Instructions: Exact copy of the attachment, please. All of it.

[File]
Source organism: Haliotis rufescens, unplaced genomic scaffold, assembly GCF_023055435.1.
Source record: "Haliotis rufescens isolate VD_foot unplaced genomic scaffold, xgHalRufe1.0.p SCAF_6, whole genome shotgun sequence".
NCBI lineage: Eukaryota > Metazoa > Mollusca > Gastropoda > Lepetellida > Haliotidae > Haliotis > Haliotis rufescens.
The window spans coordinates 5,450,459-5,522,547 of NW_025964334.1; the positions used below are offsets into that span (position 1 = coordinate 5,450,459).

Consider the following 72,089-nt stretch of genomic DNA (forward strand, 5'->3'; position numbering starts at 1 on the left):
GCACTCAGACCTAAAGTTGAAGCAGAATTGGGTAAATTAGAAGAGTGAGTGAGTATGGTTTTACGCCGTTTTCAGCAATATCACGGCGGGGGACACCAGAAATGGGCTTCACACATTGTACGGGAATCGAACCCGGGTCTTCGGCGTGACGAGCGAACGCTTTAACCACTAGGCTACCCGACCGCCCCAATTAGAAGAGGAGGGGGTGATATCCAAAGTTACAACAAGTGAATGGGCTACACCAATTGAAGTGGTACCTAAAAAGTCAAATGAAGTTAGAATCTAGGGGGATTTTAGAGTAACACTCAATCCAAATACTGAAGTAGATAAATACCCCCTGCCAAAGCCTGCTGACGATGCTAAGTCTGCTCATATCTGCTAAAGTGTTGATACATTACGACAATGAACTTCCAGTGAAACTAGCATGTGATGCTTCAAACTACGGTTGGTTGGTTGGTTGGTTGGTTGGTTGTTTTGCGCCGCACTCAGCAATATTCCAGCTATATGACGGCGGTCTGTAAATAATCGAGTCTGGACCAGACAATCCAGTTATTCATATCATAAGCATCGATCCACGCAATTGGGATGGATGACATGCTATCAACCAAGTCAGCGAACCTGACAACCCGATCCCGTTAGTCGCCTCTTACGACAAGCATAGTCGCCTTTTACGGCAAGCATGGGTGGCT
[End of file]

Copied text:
Source organism: Haliotis rufescens, unplaced genomic scaffold, assembly GCF_023055435.1.
Source record: "Haliotis rufescens isolate VD_foot unplaced genomic scaffold, xgHalRufe1.0.p SCAF_6, whole genome shotgun sequence".
NCBI lineage: Eukaryota > Metazoa > Mollusca > Gastropoda > Lepetellida > Haliotidae > Haliotis > Haliotis rufescens.
The window spans coordinates 5,450,459-5,522,547 of NW_025964334.1; the positions used below are offsets into that span (position 1 = coordinate 5,450,459).

Consider the following 72,089-nt stretch of genomic DNA (forward strand, 5'->3'; position numbering starts at 1 on the left):
GCACTCAGACCTAAAGTTGAAGCAGAATTGGGTAAATTAGAAGAGTGAGTGAGTATGGTTTTACGCCGTTTTCAGCAATATCACGGCGGGGGACACCAGAAATGGGCTTCACACATTGTACGGGAATCGAACCCGGGTCTTCGGCGTGACGAGCGAACGCTTTAACCACTAGGCTACCCGACCGCCCCAATTAGAAGAGGAGGGGGTGATATCCAAAGTTACAACAAGTGAATGGGCTACACCAATTGAAGTGGTACCTAAAAAGTCAAATGAAGTTAGAATCTAGGGGGATTTTAGAGTAACACTCAATCCAAATACTGAAGTAGATAAATACCCCCTGCCAAAGCCTGCTGACGATGCTAAGTCTGCTCATATCTGCTAAAGTGTTGATACATTACGACAATGAACTTCCAGTGAAACTAGCATGTGATGCTTCAAACTACGGTTGGTTGGTTGGTTGGTTGGTTGGTTGTTTTGCGCCGCACTCAGCAATATTCCAGCTATATGACGGCGGTCTGTAAATAATCGAGTCTGGACCAGACAATCCAGTTATTCATATCATAAGCATCGATCCACGCAATTGGGATGGATGACATGCTATCAACCAAGTCAGCGAACCTGACAACCCGATCCCGTTAGTCGCCTCTTACGACAAGCATAGTCGCCTTTTACGGCAAGCATGGGTGGCT